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Terms in this set (355)

a. Anxiety
i. The role of the amygdala in anxiety is to take in sensory information and send impulses to the body.
ii. Some of the physiological signs of anxiety are sense of dread, shaking, feeling faint, wobbly legs, rapid heartbeat, choking (short of breath), etc.
These signs can be measured by looking at skin conductance, heart rate, and startle response (measure blink when startled, usually long > habituating causes shorter blink).
iii. The tripartite model of anxiety looks at the similarities and differences between depression and anxiety:
1. Positive Affectivity: Low levels of happy, joy, optimism for
Depression.
2. Negative Affectivity: High levels of negative thinking about self, others, future in both Depression and Anxiety.
3. Physiological Hyper-arousal: Hyperactive amygdala causing
increased 'fight or flight' & bodily function response in Anxiety.
iv. Anxiety is learned through conditioned responses, in which one begins to associate this stress response to a specific stimulus, like Little Albert.
v. Generalized Anxiety Disorder (GAD)
1. GAD is characterized by worries.
2. The diagnostic criteria for GAD is to have at least 3 of the
following symptoms > restlessness, fatigue, poor concentration,
irritability, muscle tension, sleep disturbance. It must also cause
distress and impair daily functioning.
3. The diathesis-stress model of GAD is that certain people have a biological vulnerability toward developing GAD that is caused by a trigger that leads to the symptoms above.

b. Phobias
i. Phobias are persistent and unreasonable fear towards a specific object, causing an interruption with daily life.
ii. Avoidance reinforces phobias by influencing someone to continue to avoid the object because it makes them feel good after doing so.
iii. Phobias are treated through:
1. Exposures: exposure to fear-causing stimulus, slowly.
2. Systematic Desensitization (w/relaxation training): desensitized to stimulus, not to fear. Deep breaths, addressing fear with logic.
3. Flooding: go straight to the scary stimulus, no exposure.

c. Social Anxiety Disorder (SAD)
i. SAD is fear/anxiety about social situations where there may be scrutiny from others. Engaging in avoidance and safety behaviors to decrease
chance of social disaster.
ii. SAD is treated by antidepressants, exposures, cognitive therapy & social
skills training.

d. Panic Disorder
i. Panic disorder is periodic, short bursts of panic; occur suddenly; peak within 10 minutes.
ii. The diagnostic criteria for Panic Disorder is to have at least 4 trembling, chest pains, tingling, shortness of breath, dizziness, nausea, etc.

e. Obsessive Compulsive Disorder (OCD)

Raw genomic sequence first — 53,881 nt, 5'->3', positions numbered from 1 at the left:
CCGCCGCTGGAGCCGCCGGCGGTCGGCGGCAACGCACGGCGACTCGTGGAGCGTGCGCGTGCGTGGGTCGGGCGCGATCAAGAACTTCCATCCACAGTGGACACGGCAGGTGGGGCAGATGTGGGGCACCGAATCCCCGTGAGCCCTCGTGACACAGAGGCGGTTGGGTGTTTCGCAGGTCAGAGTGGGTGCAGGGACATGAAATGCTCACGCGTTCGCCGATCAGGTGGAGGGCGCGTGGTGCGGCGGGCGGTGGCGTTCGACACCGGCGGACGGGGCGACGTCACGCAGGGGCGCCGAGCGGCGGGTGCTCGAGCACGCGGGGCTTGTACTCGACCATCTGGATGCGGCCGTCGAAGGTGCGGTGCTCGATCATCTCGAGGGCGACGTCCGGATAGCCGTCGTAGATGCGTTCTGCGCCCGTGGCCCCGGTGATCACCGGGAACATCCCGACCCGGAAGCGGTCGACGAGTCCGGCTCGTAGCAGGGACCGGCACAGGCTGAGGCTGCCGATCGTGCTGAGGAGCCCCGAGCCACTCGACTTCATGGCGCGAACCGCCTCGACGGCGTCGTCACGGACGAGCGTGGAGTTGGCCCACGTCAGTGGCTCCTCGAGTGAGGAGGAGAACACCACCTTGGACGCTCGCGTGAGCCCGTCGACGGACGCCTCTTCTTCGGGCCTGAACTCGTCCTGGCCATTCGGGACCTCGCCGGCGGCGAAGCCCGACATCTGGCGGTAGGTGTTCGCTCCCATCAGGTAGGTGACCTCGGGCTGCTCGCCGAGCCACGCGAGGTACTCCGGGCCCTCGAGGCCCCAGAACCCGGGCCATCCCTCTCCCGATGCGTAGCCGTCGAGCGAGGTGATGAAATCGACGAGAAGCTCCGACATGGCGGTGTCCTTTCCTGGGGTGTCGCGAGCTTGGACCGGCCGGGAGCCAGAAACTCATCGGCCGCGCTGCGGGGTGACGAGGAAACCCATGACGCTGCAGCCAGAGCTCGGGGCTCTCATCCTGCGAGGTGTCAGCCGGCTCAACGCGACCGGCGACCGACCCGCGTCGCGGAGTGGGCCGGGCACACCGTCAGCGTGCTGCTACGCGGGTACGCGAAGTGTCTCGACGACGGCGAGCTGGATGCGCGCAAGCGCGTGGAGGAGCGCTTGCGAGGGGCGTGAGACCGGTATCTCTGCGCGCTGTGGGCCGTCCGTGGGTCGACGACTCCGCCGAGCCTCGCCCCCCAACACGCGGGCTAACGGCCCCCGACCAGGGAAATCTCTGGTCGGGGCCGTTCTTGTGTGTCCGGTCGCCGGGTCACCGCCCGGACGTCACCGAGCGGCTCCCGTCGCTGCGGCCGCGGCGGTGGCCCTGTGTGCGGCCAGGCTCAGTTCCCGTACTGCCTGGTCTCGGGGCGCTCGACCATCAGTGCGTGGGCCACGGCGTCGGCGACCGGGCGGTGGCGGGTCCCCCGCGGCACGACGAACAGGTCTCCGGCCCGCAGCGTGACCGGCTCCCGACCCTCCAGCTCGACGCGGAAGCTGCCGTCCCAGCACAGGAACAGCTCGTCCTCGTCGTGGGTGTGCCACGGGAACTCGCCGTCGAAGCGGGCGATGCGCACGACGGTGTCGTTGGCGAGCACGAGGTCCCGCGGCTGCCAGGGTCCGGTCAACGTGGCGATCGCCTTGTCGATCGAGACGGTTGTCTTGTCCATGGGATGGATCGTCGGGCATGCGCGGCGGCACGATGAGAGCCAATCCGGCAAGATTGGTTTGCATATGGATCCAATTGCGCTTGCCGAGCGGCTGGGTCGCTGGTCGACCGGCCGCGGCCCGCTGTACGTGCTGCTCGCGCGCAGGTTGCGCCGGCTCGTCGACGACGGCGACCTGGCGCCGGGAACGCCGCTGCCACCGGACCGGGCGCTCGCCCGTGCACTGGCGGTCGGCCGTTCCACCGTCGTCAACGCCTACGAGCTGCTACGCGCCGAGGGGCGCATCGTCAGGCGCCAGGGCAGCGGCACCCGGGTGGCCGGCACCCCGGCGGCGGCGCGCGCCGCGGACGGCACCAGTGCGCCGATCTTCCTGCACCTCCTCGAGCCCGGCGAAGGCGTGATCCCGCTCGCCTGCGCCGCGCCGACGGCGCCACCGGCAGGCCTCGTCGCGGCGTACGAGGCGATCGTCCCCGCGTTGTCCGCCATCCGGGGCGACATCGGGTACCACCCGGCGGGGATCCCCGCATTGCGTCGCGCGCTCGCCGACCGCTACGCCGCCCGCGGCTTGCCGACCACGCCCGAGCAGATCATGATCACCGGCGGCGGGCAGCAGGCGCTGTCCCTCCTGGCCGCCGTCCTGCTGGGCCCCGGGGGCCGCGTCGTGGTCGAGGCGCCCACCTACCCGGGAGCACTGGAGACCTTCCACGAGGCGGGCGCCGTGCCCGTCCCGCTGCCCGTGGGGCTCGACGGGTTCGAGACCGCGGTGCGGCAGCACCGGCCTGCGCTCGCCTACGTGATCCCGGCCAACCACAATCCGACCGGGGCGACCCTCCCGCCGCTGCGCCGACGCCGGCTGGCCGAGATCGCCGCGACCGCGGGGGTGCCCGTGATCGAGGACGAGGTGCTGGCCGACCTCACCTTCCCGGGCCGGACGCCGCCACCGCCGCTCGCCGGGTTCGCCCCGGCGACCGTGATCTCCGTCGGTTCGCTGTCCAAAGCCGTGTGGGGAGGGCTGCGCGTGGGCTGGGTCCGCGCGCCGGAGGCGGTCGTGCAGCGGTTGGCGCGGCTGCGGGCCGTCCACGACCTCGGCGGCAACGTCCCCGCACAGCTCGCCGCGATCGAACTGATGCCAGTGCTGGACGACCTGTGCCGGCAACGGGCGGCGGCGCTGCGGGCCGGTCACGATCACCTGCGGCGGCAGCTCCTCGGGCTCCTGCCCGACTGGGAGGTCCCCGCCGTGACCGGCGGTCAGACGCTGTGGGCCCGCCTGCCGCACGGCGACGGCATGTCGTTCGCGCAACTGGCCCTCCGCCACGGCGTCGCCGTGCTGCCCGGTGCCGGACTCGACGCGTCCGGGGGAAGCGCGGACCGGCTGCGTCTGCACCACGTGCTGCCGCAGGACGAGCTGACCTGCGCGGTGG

i. Obsessions are persistent thoughts or urges/compulsions are behaviors to reduce anxiety.
ii. The purpose of a compulsion is to reduce anxiety temporarily of recurring thoughts.
iii. Some common OCD themes are dirt/ orderliness/ sexuality/ violence/"checking".
iv. OCD is treated by "Exposure & Response Prevention" (ERP)
1. Face fears
2. Make a choice to NOT do compulsive behaviors when triggered
3. Over time person will actually feel a drop in anxiety level
4. Habituation due to exposure and preventing compulsions.
a. Autonomic Nervous System
i. The role of the sympathetic response is to "fight or flight". The role of the parasympathetic response is to "rest and digest".

b. Cortisol
i. The diurnal pattern of cortisol is that cortisol levels have a peak in the morning but decrease during the rest of the day. Can be measured with cotton swabs/diary of feelings during the day.
ii. The role of cortisol in stress/anxiety is to prepare us for the day.

c. PTSD and Acute Stress Disorder
i. PTSD and ASD occur after a traumatic event.
ii. Many types of traumatic events/triggers include combat, disasters,
victimization, sexual assault, terrorism, torture.
iii. Types of exposure to trauma include:
1. DIRECT - happened to you.
2. WITNESS - actually saw.
3. INDIRECT - relative/friend had actual or threatened death in violent way.
4. REPEATED INDIRECT EXPOSURE - professionals repeatedly exposed to details of multiple events, multiple times.
iv. The difference between PTSD and Acute Stress Disorder is that the length of the symptoms differ, PTSD can last months/years and may not see
symptoms until way after traumatic events, whereas acute lasts less than a month and symptoms may occur immediately.
v. Treatments for trauma include drug therapy (to reduce arousal), behavioral
exposure therapy (flood & relaxation), insight therapy (process reaction),